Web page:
Larry now has the brakes, wheels, and tires dialed in the way he likes them. The binders are Stainless Steel Force 10 aluminum calipers on Power Stop cross-drilled rotors, and all lines are plumbed with braided stainless lines. At the front, Boyds Super Star billet wheels measure 17x9 inches, with Michelin 275/40ZR17 Sport tires. Larry chose 17x11 Super Stars on 335/35ZR17 Michelin Sports for the rear

The stock iron 427 was recently replaced with a 479ci Merlin aluminum block and Edelbrock aluminum heads, a transplant that shed almost 200 pounds from the front tires. Larry chose a Crane solid-roller cam with .595/.615 lift and 288/296 duration to bump the roller valvetrain.

The fuel-induction system is a cleverly engineered combination that starts with a B&M supercharger with an 8mm drive. "The supercharger was one of the earliest released by B&M for big-blocks," Larry says. "The main prerequisite for installation in Nightwind was it had to fit under the existing hood."

The upper plenum manifold was fabricated from .125-inch sheet aluminum and Schedule 40 tubing to place the four Model 40 DCOE Mikuni carburetors, as well as the fuel inlets, as low as possible. "Changing from carburetors to fuel injection required installing a high-pressure fuel system, mounting eight 42-pound injectors in the upper plenum, and installing sensors and controls for intake-charge temperature, idle air control, and manifold absolute pressure," Larry says. The carburetors were converted to throttle bodies by gutting them and blocking all internal passages with carbon-fiber plates. A divider plate was added inside the plenum to enhance fuel dispersion, and the entire system was programmed to operate in speed-density mode.

Grant Goheen fabricated a custom upper intake manifold, while the fuel-injection system is controlled by a Holley Commander 950. Just for laughs, Larry added a 200hp shot of nitrous. The spark to light this colossus is controlled by an MSD billet distributor, ignition, and rev limiter.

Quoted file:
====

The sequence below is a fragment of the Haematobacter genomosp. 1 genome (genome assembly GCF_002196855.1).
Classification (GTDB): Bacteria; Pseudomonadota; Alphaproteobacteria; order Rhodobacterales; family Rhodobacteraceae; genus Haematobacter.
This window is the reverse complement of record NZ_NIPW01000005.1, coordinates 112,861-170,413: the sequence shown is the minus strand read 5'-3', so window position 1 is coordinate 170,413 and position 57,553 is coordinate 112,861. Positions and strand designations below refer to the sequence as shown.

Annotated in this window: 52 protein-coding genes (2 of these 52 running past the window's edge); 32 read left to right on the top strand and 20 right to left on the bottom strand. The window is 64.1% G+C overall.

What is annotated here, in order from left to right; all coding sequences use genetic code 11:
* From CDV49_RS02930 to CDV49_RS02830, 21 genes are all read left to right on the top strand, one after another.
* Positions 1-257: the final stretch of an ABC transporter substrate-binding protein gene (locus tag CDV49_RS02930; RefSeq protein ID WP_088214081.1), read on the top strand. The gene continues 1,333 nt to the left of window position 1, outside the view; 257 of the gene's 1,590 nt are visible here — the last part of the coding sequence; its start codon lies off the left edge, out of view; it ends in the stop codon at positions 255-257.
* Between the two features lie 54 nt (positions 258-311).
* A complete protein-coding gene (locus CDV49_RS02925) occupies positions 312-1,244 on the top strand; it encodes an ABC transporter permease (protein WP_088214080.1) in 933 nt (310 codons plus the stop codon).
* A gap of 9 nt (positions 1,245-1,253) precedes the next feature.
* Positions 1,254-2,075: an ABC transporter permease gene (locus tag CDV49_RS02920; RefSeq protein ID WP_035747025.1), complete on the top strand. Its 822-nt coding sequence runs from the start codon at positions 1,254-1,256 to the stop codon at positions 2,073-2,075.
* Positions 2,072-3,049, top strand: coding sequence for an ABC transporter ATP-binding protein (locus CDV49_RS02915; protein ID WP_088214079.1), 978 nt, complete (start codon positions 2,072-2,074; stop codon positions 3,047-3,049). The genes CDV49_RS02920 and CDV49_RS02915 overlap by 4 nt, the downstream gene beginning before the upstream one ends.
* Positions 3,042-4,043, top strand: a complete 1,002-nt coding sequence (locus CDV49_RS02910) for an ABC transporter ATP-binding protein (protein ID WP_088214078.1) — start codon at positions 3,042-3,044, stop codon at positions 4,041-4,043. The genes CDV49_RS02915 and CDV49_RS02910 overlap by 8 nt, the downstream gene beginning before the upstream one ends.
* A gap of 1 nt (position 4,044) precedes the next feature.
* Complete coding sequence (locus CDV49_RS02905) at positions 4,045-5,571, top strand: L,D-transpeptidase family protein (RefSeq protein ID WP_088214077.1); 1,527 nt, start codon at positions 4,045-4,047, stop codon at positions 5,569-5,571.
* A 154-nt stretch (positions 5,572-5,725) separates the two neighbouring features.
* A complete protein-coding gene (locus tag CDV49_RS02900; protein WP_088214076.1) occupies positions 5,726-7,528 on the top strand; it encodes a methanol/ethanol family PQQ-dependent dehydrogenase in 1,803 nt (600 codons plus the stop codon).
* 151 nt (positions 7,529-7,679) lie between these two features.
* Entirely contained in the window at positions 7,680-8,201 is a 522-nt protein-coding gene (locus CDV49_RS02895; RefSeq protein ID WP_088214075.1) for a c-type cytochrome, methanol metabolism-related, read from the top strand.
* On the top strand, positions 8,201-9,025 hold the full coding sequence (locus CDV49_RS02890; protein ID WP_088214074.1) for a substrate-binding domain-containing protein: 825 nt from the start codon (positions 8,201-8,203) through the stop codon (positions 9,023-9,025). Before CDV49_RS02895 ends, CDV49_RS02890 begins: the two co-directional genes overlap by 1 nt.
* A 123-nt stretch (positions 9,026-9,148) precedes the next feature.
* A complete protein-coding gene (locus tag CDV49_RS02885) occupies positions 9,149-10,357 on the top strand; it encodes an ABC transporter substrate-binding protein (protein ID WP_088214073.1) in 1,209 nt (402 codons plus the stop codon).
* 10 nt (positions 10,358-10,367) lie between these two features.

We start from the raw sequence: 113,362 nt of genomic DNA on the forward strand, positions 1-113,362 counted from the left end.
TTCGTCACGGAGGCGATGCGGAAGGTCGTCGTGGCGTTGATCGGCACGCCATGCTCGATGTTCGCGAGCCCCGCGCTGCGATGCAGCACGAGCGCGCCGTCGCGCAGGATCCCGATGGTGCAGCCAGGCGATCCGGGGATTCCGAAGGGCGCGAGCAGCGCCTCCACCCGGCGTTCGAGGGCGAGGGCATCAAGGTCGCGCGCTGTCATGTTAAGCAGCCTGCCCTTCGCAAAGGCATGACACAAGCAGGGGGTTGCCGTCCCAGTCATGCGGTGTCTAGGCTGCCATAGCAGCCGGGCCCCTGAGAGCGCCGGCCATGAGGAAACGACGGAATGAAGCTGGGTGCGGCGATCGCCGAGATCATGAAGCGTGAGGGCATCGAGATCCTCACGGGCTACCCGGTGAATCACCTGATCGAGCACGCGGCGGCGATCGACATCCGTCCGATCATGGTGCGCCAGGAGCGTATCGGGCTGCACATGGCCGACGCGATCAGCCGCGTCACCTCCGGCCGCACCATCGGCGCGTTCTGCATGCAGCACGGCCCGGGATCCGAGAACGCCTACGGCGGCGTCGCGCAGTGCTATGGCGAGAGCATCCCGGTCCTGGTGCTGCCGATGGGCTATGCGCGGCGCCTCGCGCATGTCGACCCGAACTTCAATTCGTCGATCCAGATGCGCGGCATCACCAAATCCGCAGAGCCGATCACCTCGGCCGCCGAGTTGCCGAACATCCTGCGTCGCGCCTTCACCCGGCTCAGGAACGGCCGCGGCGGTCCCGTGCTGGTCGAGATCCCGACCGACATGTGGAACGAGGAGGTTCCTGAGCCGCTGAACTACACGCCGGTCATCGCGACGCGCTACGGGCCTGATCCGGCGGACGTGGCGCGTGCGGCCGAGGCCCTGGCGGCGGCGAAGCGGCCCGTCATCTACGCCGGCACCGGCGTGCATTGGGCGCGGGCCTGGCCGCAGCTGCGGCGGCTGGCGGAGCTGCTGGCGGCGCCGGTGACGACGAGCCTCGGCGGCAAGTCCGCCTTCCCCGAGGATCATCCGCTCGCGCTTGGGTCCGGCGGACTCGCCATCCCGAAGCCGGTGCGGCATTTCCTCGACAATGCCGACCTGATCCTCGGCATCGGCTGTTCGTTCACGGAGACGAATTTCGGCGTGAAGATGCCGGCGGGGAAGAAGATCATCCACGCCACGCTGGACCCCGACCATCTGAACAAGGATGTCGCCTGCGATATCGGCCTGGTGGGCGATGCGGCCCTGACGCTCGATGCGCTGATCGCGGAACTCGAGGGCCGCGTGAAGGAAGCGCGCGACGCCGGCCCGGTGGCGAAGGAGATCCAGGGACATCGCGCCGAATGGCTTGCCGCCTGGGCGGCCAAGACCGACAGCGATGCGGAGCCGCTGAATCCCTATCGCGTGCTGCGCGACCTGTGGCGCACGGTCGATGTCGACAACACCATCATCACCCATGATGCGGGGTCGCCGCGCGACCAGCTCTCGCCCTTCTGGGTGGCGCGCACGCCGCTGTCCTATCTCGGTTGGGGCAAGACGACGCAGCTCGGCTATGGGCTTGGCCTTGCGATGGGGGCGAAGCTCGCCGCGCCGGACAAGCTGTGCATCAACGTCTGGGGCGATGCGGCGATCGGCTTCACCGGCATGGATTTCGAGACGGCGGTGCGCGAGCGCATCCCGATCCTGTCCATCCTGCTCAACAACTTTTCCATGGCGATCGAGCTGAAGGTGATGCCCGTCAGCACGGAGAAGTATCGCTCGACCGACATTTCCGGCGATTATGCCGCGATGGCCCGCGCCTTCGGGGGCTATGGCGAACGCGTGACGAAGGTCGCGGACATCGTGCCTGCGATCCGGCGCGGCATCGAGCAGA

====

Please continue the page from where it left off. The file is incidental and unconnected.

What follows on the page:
Next, a Richmond six-speed transmission was hooked to the lightweight Fidanza aluminum flywheel. "The transmission was one of the very first six-speeds released by Richmond," says Larry. "It required removal of the factory-welded, center-frame crossmember, which was replaced with a new, removable unit fabricated from 2x3-inch steel tubing. I designed the shifter mounting to place it as low as possible in the console and in the stock location." An Eaton Posi-traction differential is filled with 3.08:1 gears. This combination provides neck-snapping launches and lets the Merlin lope along at high speeds.

The cockpit also reflects Larry's take-no-prisoners attitude. The original Saddle interior was trashed in favor of the more comfortable '79-'82 seats, which also appeared in the '78 pace car. While the upholstery has gone through a few changes over the years, today the interior boasts natural-grain leather with grey perforated suede and Indian Red suede accents. It also has carbon-fiber and polished-aluminum accents. A set of five-point competition belts and shoulder harnesses keep driver and passenger well cinched

The Grant Corsa steering wheel boasts integrated radio controls. Behind the wheel is a five-instrument Cyberdyne driver information center. The gauges are hidden in the center stack behind a smoked Plexiglas panel so they don't show until the ignition is activated. Larry even tricked out the Kenwood sound system. "It sports a plain black plate over a face that flips into view when activated," he says. Four Alpine speakers in hand-formed housings keep the music thumping from the 200-watt amp.

Larry considers Nightwind a work in progress. "As technology changes and advances, the car will continue to be modified and improved," he says. "That's what keeps the entire concept dynamic, interesting, challenging, and fun."